Jozsef Szajer (EPP, Hungary) was the European Parliament's rapporteur on the proposal for a regulation laying down the rules and general principles concerning mechanisms for control by member states of the Commission's exercise of implementing powers.

Could you tell us the main differences between the old system and the new system?

The Parliament has gained rights over the Commission's executive powers. We can control them. This creates a situation in which the powers of the Council, which have existed for quite a long time, are now extended to the Parliament. In both a symbolic and legal way this recognises the equal status of the two institutions.

Since the Parliament is the only European institution that has a direct link to voters, this means that voters now have access to things they didn't have access to before and which had been managed between the Commission and Council. There are famous cases, such as the size of eggs or curvature of cucumbers, which are within this framework of control.

The Parliament has to organise itself in a way to keep a basic interest in some of the areas and to make sure the Commission is not left to its own devices. This is not easy because the Parliament is a much slower body than the Council and does not sit as often. Our rules of procedure have to be adopted in order to be more flexible to avoid being too late to veto or stop certain things when we don't like them.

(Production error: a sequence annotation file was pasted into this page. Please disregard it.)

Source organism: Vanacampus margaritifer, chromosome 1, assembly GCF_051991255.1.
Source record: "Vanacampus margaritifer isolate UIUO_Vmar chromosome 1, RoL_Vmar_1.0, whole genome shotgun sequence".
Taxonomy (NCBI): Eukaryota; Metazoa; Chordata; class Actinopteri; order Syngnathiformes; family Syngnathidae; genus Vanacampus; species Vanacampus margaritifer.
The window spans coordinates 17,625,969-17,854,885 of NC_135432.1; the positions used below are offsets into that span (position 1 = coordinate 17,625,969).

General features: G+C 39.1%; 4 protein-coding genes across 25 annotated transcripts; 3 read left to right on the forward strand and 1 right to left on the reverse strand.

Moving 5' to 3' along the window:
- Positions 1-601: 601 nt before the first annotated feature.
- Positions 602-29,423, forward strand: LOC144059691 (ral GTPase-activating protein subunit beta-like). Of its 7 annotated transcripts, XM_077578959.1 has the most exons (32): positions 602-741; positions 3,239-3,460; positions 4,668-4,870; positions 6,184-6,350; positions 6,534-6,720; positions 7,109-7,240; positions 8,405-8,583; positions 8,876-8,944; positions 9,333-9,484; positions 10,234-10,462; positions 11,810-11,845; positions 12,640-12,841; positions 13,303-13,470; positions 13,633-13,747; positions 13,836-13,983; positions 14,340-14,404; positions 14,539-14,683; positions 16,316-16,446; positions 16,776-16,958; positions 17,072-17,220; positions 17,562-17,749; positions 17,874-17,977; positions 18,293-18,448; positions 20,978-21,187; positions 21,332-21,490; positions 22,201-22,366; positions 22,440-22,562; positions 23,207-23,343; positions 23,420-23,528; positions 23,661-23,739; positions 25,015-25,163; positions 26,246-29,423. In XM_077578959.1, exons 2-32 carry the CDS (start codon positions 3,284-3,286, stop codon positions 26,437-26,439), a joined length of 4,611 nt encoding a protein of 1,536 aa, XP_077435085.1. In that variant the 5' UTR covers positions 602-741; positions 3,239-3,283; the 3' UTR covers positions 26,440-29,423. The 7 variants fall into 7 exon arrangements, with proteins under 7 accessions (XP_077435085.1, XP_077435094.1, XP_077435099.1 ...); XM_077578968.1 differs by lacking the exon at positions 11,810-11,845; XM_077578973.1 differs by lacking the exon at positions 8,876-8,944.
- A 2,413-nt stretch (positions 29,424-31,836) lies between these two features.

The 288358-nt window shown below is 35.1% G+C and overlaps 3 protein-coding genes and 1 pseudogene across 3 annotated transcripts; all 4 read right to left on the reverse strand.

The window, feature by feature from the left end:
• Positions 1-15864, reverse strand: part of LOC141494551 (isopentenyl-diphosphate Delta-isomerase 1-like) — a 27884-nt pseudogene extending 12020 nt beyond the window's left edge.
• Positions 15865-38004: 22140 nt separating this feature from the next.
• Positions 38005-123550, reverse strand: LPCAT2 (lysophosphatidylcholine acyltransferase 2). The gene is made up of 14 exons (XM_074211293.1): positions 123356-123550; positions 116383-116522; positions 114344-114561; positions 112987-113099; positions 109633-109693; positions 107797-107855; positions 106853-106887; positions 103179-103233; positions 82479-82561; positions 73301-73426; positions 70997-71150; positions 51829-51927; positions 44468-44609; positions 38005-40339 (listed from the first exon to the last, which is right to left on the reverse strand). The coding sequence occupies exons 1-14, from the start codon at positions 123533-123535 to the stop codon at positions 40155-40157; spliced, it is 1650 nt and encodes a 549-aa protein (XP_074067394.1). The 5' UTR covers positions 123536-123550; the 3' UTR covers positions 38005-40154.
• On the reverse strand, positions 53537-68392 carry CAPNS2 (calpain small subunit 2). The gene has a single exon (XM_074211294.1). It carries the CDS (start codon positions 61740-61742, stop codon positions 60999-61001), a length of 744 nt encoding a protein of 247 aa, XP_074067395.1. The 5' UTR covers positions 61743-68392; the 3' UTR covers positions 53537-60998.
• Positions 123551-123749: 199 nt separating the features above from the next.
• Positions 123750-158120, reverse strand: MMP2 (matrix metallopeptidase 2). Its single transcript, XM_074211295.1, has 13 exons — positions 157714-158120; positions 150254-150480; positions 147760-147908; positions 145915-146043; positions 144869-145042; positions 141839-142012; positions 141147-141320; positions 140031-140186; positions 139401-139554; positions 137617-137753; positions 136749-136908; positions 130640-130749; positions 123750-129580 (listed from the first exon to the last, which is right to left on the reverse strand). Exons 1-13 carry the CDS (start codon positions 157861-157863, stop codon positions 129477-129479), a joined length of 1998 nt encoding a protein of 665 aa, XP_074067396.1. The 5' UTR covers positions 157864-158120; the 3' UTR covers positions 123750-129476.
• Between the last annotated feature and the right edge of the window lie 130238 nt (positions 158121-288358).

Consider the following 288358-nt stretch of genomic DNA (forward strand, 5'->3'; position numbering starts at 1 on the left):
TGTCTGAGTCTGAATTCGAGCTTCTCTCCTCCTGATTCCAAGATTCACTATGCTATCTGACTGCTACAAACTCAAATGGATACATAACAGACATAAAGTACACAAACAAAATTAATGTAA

The Parliament has gained power in theory, but will this translate into real gains in practice?

This is a process. It has not happened overnight, in the [previous] procedures we already had a certain say, a certain insight. With the new treaty it's clear that we have two completely different areas. One is delegated acts, where we delegate the powers but are the masters of these powers, together with the other legislator. So we can withdraw them, we can change them, we can veto them. In that area it is unquestionable that the Parliament has a very strong new power, which it will not exercise every day. The other area is implementing acts. There - and I shouldn't even say this because this creates an instant fight, even in the Parliament - the area is left for member states to do their job: implementing EU legislation. The Commission can do with these executive powers whatever it wants and the member states, if they are applying European law at home, that's also their own sphere of interest.

However, the distinction between which procedure to...

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